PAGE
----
When the Clock Is Ticking: The Importance of Fertility Preservation for Adolescent and Young Adult Patients with Cancer

AONN+ 2020 Conference Highlights Special Feature —January 4, 2021

For patients with cancer in their childbearing years, fertility preservation is a time-sensitive survivorship issue that must be addressed. Traditionally considered the responsibility of the oncologist, conversations around fertility preservation have become a duty with which the medical team as a whole is charged, thanks to 2018 guideline updates from the American Society of Clinical Oncology (ASCO).

“We want to try to have this conversation before any form of treatment is introduced into their body,” said Megan Solinger, MHS, MA, OPN-CG, Director of Patient Navigation and Adolescent and Young Adult (AYA) Patient Navigator at UMMC Ulman Foundation, Baltimore, MD.

Sharing insights on the importance of fertility preservation for AYA patients with cancer, she also discussed how to confront the issue to avoid a missed opportunity for patients.

“I always say fertility preservation is like an insurance policy for patients,” Ms Solinger said.

Despite the urgency of preserving fertility before treatment ensues, less than half of oncologists discuss the topic with patients, according to Ms Solinger. Faced with multiple barriers, oncologists, and other healthcare providers—including navigators—often find themselves avoiding the topic, to the detriment of the patient. Some obstacles to such discussions are providers’ belief system surrounding fertility; assumptions about the patient’s interest in, or ability to afford, fertility preservation; lack of knowledge; focus on treatment and survivorship; and general discomfort with discussing it.

From the patients’ perspectives, barriers to preserving fertility include financial constraints; focusing on treatment and survival; lack of time to pursue fertility preservation before the start of treatment; lack of knowledge; childbearing being a distant consideration; no current desire to have children; and uncertainty about who to approach with their concerns about fertility.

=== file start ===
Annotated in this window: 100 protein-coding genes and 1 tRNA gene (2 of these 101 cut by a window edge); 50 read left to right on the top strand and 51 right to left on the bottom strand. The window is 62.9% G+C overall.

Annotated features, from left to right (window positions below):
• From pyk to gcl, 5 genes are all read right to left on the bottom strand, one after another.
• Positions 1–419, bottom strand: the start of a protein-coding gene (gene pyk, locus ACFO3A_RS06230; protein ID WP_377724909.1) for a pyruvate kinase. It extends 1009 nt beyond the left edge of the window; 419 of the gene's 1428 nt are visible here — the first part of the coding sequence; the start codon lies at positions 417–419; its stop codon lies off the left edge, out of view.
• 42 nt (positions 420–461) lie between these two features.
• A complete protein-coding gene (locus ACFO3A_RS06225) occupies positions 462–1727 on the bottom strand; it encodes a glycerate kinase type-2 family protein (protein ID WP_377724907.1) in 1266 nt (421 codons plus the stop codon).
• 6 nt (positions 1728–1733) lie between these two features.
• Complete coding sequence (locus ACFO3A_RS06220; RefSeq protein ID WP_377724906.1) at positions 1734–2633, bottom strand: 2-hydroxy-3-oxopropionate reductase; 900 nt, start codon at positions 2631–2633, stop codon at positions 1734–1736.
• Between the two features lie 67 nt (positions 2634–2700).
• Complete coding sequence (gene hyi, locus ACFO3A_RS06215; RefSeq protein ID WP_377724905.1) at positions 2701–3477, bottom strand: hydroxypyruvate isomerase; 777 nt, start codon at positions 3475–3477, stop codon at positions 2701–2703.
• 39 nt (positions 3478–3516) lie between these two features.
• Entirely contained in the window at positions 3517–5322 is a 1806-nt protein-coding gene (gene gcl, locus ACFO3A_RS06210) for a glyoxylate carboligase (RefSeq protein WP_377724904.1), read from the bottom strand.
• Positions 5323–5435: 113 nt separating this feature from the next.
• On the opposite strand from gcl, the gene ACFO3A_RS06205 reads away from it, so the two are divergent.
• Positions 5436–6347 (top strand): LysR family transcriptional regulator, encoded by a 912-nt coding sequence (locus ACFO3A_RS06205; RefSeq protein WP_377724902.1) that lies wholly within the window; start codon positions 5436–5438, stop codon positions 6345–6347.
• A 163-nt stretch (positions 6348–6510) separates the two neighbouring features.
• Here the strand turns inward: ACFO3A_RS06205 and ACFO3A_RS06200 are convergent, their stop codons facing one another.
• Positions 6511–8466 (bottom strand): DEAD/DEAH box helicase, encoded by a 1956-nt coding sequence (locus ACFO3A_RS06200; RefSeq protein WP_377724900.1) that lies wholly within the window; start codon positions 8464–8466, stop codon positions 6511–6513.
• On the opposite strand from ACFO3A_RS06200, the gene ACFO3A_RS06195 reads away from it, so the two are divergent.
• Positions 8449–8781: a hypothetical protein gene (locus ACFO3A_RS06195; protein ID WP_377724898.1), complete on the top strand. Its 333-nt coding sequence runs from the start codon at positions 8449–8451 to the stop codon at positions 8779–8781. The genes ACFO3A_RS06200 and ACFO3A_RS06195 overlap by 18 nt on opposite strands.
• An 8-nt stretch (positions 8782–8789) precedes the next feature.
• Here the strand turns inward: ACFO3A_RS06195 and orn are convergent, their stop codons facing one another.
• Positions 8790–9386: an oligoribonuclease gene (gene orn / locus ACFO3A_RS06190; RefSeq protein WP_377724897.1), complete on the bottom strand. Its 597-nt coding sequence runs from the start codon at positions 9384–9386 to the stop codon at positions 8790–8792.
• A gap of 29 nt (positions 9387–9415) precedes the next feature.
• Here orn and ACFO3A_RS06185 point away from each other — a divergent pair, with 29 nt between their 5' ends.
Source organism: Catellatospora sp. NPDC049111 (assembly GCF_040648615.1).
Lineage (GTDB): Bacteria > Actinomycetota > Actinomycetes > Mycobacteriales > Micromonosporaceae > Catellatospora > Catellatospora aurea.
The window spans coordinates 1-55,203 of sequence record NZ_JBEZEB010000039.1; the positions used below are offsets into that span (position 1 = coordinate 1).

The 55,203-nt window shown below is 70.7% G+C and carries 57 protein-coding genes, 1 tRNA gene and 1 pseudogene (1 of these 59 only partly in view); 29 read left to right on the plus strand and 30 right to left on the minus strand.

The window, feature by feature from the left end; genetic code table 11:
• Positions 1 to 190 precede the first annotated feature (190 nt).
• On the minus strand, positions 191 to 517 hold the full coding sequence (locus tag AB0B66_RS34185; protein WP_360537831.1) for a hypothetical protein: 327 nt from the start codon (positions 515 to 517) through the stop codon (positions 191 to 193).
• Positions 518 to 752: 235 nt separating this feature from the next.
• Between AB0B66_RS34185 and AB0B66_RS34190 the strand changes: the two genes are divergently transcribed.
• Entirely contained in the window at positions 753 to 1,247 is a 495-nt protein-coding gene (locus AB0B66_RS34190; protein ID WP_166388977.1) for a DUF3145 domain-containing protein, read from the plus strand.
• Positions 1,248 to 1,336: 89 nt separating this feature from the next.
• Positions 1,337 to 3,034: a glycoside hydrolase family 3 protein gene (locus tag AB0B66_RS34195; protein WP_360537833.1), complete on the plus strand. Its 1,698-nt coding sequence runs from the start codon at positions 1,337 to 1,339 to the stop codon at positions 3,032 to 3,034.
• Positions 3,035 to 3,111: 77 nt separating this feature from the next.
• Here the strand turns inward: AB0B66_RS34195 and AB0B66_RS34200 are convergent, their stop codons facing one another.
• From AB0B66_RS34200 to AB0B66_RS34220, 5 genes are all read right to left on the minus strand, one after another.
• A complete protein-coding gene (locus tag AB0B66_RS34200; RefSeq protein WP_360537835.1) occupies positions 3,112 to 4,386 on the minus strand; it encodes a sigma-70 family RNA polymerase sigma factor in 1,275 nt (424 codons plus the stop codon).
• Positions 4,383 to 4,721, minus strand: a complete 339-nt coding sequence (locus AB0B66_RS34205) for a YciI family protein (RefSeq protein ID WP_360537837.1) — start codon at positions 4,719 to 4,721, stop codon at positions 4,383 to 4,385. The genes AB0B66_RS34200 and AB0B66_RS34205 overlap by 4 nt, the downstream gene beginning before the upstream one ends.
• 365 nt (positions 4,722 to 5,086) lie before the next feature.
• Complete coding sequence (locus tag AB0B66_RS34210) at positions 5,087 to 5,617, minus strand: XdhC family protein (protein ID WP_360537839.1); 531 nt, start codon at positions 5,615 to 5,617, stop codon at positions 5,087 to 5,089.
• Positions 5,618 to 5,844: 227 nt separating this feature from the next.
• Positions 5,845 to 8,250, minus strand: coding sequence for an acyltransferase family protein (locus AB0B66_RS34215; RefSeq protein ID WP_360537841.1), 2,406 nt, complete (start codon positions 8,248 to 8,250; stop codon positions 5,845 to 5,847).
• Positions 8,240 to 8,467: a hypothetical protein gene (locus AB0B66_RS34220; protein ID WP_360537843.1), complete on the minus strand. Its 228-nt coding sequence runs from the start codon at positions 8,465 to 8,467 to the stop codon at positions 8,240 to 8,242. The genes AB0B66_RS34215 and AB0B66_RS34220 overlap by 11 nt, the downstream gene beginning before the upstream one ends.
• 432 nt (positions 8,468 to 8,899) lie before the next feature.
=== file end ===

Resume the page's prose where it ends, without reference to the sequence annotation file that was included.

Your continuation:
“That may be a distant thought,” Ms Solinger said, adding that some AYA patients may feel that they do not want children but such a decision may change over time. “We as people evolve, we grow, we have experiences, and we may change our minds about things.”

Preparing for conversations about fertility preservation involves becoming educated on available options, the processes involved, and their costs, as well as resources available to patients, according to Ms Solinger. As part of this preparation, navigators and other providers should familiarize themselves with fertility clinics within their health system or elsewhere, with which they can form partnerships and referral mechanisms to expedite the process for patients.

“Once they finish treatment, they can get their fertility checked by a reproductive endocrinologist,” she said. “This is something I recommend.”

When it comes time for “the talk,” it is important to first gauge the level of knowledge and understanding on the part of the patient and family members, Ms Solinger said. From there, the provider should explain the process of fertility preservation, along with what to expect, and available options. The patient and family members should emerge from the discussion feeling empowered to begin taking action, if desired.

“I mention to people that there are family-building options besides having a biological child,” she said. “It is a tough conversation to have but there are things that give people hope, no matter what the situation looks like.”

Key things to remember when having fertility preservation discussions include:

  • Ask patients if anyone has discussed the topic with them